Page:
We've identified these texts as great options for text pairings based on similar themes, literary devices, topic, or writing style. Supplement your lesson with one or more of these options and challenge students to compare and contrast the texts. To assign a paired text, click on the text to go to its page and click the "Assign Text" button there.
The Story of David and GoliathThe Book of Samuel
In this passage, the translation taken from the New King James Version Bible, the young and small shepherd David takes up the giant enemy warrior Goliath's challenge for battle in a true underdog fashion.Pair the myth with this story from the Bible. Have students discuss the similarities between the two heroes, Theseus and David. How were their challenges similar? What traits led them both to succeed?
The Water of LifeHoward Pyle
In Howard Pyle's "The Water of Life", a king abuses his power by asking a faithful servant to complete difficult tasks for him, hoping to win the love of a princess.Pair “The Water of Life” with “Theseus and the Minotaur” and ask students to compare how the characters of both stories are corrupted by power. What do these stories teach us about power and those who abuse it? What leads to success in each story? Is this similar or different? Why? Students should use evidence from both texts to support their answers.
Chiron, the Wisest CentaurMeredith Engel
In Meredith Engel's "Chiron: The Wisest Centaur," Hermes, Messenger of the Gods, interviews Chiron the Centaur about his mentoring of young heroes.Pair “Theseus and the Minotaur” with “Chiron: The Wisest Centaur” and ask students to discuss the various heroes and creatures present in Greek mythology. How does Chiron the Centaur compare to the Minotaur? How does Theseus act heroically in the myth? How does the interview explore the heroic and just actions of Chiron?
Welcome to the UnderworldMichael A. Signal
In Michael A. Signal's "Welcome to the Underworld," Hermes, the messenger of the gods, takes readers on a tour of the Underworld.Pair “Theseus and the Minotaur” with “Welcome to the Underworld” to provide students with another story from Greek mythology. How does the myth about Theseus and the Minotaur compare to the myths about the Underworld and Hades? Ask students to discuss how they think Hades would have judged Theseus if he died.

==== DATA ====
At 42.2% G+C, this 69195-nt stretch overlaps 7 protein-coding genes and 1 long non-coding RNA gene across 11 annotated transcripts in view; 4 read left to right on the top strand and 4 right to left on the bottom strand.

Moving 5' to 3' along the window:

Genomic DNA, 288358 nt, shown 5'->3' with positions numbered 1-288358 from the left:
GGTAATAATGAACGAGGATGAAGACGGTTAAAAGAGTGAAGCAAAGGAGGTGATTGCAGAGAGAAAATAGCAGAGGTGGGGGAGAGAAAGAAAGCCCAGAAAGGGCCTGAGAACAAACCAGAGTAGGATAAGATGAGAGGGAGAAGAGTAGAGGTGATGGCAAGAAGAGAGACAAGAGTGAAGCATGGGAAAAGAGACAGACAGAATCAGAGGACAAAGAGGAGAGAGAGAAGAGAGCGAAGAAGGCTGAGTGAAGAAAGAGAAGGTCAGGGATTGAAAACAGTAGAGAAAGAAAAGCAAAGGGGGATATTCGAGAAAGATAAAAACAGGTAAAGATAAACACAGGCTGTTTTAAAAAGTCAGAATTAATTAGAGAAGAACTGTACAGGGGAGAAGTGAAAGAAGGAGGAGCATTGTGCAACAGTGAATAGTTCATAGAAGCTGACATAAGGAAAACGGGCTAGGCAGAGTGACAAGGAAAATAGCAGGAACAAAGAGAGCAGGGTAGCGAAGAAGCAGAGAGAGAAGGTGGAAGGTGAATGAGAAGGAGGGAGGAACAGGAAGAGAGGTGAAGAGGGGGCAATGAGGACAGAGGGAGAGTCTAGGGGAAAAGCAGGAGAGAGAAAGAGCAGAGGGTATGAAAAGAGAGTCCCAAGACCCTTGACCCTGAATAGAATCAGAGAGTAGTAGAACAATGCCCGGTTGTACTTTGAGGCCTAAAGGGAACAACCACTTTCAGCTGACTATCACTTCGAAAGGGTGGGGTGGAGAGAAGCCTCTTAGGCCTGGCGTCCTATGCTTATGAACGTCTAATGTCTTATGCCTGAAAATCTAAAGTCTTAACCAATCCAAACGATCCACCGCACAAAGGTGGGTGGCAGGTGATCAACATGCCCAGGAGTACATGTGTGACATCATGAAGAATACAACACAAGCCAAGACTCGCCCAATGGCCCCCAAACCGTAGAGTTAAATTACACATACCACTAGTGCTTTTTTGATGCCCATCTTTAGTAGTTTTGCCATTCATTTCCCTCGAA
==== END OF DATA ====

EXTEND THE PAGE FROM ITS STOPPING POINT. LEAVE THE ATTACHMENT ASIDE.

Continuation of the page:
Mercury's SandalsRose Edwards
In "Mercury's Sandals," a girl shows her new stepbrother how family should treat one another.Pair “Theseus and the Minotaur” and “Mercury’s Sandals” and have students identify how gods get involved in human affairs in both stories. How are the gods and humans affected by this? What lessons can be learned from both stories?
Theseus and the MinotaurRetold by Stacey Lane
In "Theseus and the Minotaur," the ancient Greek hero Theseus faces the fearsome Minotaur in a labyrinth.Pair “Theseus and the Minotaur” with “Theseus and the Minotaur” to give students another example of a retelling of this famous myth. Compare the two myths and consider which they think is more effective in its retelling of the ancient Greek myth. Which of the two retellings did you enjoy the most? Why? If you were to retell the story, which details do they think would be most important to include? Why? What are three adjectives that you could use to describe each retelling of this myth?